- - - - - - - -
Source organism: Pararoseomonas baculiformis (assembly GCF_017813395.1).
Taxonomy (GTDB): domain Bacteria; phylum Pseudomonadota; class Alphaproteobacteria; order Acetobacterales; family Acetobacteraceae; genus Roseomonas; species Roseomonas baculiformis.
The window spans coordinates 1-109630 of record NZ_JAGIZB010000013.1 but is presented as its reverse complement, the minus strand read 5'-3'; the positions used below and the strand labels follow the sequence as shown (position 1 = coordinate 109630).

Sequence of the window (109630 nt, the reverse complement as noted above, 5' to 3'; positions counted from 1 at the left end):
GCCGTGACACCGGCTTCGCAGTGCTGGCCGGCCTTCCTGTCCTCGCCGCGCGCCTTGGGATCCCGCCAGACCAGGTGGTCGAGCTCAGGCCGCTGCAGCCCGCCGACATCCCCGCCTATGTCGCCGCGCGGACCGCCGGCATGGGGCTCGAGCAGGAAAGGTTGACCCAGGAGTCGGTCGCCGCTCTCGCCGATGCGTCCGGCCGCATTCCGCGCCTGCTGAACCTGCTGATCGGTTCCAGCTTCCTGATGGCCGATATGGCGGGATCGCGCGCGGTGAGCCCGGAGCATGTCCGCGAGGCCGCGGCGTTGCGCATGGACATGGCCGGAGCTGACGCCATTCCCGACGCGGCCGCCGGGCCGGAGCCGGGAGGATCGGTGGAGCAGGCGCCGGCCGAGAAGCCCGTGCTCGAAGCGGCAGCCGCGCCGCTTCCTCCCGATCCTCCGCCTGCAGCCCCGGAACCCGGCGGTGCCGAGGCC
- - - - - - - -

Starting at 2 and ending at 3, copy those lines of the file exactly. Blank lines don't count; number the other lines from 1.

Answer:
Taxonomy (GTDB): domain Bacteria; phylum Pseudomonadota; class Alphaproteobacteria; order Acetobacterales; family Acetobacteraceae; genus Roseomonas; species Roseomonas baculiformis.
The window spans coordinates 1-109630 of record NZ_JAGIZB010000013.1 but is presented as its reverse complement, the minus strand read 5'-3'; the positions used below and the strand labels follow the sequence as shown (position 1 = coordinate 109630).